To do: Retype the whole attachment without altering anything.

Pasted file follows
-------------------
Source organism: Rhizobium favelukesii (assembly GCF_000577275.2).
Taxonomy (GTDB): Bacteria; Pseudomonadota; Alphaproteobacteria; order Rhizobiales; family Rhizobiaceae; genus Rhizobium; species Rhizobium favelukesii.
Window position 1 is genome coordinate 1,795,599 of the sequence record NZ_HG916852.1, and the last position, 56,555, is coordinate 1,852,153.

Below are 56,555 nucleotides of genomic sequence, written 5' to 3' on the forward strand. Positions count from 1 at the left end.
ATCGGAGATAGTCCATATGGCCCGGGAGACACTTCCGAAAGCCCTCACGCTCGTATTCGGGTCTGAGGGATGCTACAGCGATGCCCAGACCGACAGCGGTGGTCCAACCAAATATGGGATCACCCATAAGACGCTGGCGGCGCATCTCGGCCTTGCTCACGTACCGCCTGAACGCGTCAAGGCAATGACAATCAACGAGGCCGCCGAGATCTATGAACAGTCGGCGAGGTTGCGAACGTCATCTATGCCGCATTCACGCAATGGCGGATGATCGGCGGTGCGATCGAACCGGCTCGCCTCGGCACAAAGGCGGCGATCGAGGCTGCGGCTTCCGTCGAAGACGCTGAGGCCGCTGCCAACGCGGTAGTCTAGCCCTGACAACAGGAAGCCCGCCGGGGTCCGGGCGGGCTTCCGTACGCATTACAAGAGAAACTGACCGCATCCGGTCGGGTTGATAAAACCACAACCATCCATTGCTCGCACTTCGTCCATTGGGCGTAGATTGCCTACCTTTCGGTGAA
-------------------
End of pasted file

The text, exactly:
Source organism: Rhizobium favelukesii (assembly GCF_000577275.2).
Taxonomy (GTDB): Bacteria; Pseudomonadota; Alphaproteobacteria; order Rhizobiales; family Rhizobiaceae; genus Rhizobium; species Rhizobium favelukesii.
Window position 1 is genome coordinate 1,795,599 of the sequence record NZ_HG916852.1, and the last position, 56,555, is coordinate 1,852,153.

Below are 56,555 nucleotides of genomic sequence, written 5' to 3' on the forward strand. Positions count from 1 at the left end.
ATCGGAGATAGTCCATATGGCCCGGGAGACACTTCCGAAAGCCCTCACGCTCGTATTCGGGTCTGAGGGATGCTACAGCGATGCCCAGACCGACAGCGGTGGTCCAACCAAATATGGGATCACCCATAAGACGCTGGCGGCGCATCTCGGCCTTGCTCACGTACCGCCTGAACGCGTCAAGGCAATGACAATCAACGAGGCCGCCGAGATCTATGAACAGTCGGCGAGGTTGCGAACGTCATCTATGCCGCATTCACGCAATGGCGGATGATCGGCGGTGCGATCGAACCGGCTCGCCTCGGCACAAAGGCGGCGATCGAGGCTGCGGCTTCCGTCGAAGACGCTGAGGCCGCTGCCAACGCGGTAGTCTAGCCCTGACAACAGGAAGCCCGCCGGGGTCCGGGCGGGCTTCCGTACGCATTACAAGAGAAACTGACCGCATCCGGTCGGGTTGATAAAACCACAACCATCCATTGCTCGCACTTCGTCCATTGGGCGTAGATTGCCTACCTTTCGGTGAA